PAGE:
The name of our class is Literature and technology, and the subject of our class (also an alternative title of the course) is centered on expanding our ability to be creative and expressive through literature and technology. My point is that technology is a huge benefit to us, and obviously so because we have a class focused entirely on it; however, we are also speculative and skeptical about whether it is an entirely positive medium. Every scholar must delve into every aspect of his subject, even the purview’s negative features if he is to truly understand its nature and effects. Our professor invites us to do exactly that; moreover, I’d like to briefly draw your attention to one of my concerns with technology–Individual Liberty. I capitalize this because there is no greater issue concerning humanity than the degree of Liberty we enjoy in our every day lives, and even if its scope is diminished infinitesimally, we should prodigiously barrage those responsible. In this case, technology is the assailant, so our modus operandi thus becomes problematic.

Decreasing peoples’ right to technology is likewise a liberty, which cannot be impeded upon; furthermore, our course of action is haltered because removing one liberty to give  breathing space to another is correspondingly unjust. What am talking about? Where is technology impeding on our liberty? The multifarious curtailing capabilities technology yields in regards to liberty are ubiquitous; I am particularly disquieted by the stifling impact it has on our Right to a fair trial.  HOW IRONIC! The courts are supposed to be the very avenue through which we are supposed to be able to challenge anything adversely affecting our individual liberty, yet the courts allow technology to interfere with trials.

You cannot tell me that the media’s presence in the courtroom does not affect the outcome of a trial.  Let’s allow this hypothetical impact–for the present–be a beneficial for justice in general.  Naturally preceding this postulation is the question of justice, so before I talk about technology and the courts, I will “explain” justice.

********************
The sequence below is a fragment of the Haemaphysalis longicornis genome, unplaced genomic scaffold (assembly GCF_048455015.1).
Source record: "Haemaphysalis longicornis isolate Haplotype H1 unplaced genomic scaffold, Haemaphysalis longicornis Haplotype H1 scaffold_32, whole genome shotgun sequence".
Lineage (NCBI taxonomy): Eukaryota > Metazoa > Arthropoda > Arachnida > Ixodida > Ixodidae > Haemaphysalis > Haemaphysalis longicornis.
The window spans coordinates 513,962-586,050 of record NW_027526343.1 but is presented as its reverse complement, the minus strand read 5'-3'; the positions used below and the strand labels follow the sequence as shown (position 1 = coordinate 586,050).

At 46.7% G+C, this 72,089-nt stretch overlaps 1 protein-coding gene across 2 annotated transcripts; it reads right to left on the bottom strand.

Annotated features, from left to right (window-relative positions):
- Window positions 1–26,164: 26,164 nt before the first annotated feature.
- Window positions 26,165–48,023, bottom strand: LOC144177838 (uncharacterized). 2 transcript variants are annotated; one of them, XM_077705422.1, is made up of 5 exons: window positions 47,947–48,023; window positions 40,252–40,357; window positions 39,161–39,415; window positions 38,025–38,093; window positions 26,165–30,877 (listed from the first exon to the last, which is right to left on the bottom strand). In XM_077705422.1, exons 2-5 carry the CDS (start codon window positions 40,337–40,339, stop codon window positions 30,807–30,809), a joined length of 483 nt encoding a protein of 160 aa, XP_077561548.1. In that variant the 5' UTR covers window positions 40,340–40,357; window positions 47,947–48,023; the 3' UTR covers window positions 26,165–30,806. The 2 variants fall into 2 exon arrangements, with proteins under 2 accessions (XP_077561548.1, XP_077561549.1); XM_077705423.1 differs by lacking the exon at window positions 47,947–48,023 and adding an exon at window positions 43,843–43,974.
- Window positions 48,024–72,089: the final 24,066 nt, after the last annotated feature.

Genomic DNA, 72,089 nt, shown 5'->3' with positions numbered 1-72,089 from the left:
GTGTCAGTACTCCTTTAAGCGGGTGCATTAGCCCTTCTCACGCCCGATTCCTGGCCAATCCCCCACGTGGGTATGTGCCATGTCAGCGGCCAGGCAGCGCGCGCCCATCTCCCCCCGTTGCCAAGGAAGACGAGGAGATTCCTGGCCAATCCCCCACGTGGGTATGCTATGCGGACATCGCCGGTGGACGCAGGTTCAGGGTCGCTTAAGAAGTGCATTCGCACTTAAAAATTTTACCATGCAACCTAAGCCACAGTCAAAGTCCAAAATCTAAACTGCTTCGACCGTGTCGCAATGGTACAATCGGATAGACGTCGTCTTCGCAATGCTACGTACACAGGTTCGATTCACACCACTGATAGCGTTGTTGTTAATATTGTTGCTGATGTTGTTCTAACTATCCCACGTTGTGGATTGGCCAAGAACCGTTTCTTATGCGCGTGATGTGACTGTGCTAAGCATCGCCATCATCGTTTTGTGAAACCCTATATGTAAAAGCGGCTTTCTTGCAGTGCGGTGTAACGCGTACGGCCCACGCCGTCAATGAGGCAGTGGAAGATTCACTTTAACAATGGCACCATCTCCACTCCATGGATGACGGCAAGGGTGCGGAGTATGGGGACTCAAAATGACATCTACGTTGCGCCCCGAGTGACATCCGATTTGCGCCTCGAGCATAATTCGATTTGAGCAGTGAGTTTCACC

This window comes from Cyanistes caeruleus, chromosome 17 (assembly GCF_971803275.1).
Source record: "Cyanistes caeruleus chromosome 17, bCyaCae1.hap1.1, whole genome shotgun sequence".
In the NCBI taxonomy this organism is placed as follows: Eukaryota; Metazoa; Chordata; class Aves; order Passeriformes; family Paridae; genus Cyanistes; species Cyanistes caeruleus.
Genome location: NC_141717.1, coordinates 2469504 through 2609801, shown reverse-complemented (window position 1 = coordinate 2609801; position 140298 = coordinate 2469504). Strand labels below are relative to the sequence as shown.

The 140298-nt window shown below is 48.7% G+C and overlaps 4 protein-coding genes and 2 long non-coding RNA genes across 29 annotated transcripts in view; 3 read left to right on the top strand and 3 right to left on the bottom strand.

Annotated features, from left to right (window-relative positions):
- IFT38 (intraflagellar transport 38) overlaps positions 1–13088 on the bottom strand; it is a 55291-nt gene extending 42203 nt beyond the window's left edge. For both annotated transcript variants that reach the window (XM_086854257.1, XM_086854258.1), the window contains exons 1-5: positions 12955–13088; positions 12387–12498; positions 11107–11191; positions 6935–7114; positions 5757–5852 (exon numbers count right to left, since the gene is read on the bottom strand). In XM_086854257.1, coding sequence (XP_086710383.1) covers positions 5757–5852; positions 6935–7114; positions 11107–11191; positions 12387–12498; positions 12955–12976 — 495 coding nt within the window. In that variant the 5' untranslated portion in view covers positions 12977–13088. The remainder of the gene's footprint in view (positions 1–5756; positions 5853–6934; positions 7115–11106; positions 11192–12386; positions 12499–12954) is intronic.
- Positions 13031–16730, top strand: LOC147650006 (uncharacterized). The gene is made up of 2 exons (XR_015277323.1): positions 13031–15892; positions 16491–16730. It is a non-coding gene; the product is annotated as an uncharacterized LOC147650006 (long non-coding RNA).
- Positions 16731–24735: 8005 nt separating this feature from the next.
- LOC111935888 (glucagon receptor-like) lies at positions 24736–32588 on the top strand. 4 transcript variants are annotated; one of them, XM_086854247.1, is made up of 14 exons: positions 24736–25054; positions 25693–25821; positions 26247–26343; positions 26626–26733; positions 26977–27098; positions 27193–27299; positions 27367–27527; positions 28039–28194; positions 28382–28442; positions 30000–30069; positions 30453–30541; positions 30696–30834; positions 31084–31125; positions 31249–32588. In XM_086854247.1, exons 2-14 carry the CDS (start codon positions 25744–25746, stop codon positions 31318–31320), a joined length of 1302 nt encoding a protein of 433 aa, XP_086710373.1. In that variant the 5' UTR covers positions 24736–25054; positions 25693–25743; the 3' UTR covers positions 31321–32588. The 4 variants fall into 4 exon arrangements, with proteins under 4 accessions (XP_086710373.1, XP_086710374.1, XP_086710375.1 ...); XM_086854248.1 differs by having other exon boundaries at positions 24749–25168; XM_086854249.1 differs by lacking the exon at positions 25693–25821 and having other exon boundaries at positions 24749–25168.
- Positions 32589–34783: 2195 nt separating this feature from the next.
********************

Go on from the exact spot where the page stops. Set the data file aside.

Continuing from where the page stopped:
What is justice? The corresponding penalty to a crime? A punishment of the same magnitude for whoever is culpable? NO! If there is a God (I believe there is, but objectivity renders this irrelevant), then an absolute justice would exist, however, since humanity will probably never know with 100% certainty, an ultimate justice does not exist. Socrates and other ancient scholars could not figure this out, and we still cannot today, but we as a community can decide what we shall place within the sphere of justice. Justice in the courts is not justice at all. I know we can not objectively define justice, but it is clear that the legal system does not encompass justice–in my definition. If you have enough money, however, you can get pretty close to justice; for instance, they say if you cannot afford a lawyer, one will be provided for you, yet when they provide one to you a fee is conveniently issued.  One more quick example before returning to our hypothetically beneficial impact of technology within the courts: my father was issued a summons for failing to reconstruct a section of the sidewalk at my grandfather’s house. My grandpa was in Greece at the time, so my father received the ticket (are you serious bro). After fighting with the courts, and racking up a great deal of legal fees, the appellate court in New Brunswick reversed the guilty charge. When my dad went back to Highland Park expecting (as the superior court ordered) the case’s dismissal, he discovered that the judge apparently had some mommy issues growing up. The original judge was so bewildered that his order was reversed, he adjourned the court explaining that he didn’t have enough time to go over the reversal. Why does he need to go over it? A mandate issued by a superior court MUST be followed–no exceptions.  You know what this guy says at the next trial: he basically tells my father that if you’re seeking to expend your resources, I’ll be happy to accommodate.  Thats my point! All they want is money!! Like are you serious, this disgraceful imitation of a judge literally said that he is going to delay the judicial process at my father’s expense. There is no cause for any special concern besides for that which is already required by the current legal system; this conveyance does not seek aid, but merely an awareness that the “justice” system is great need of Justice.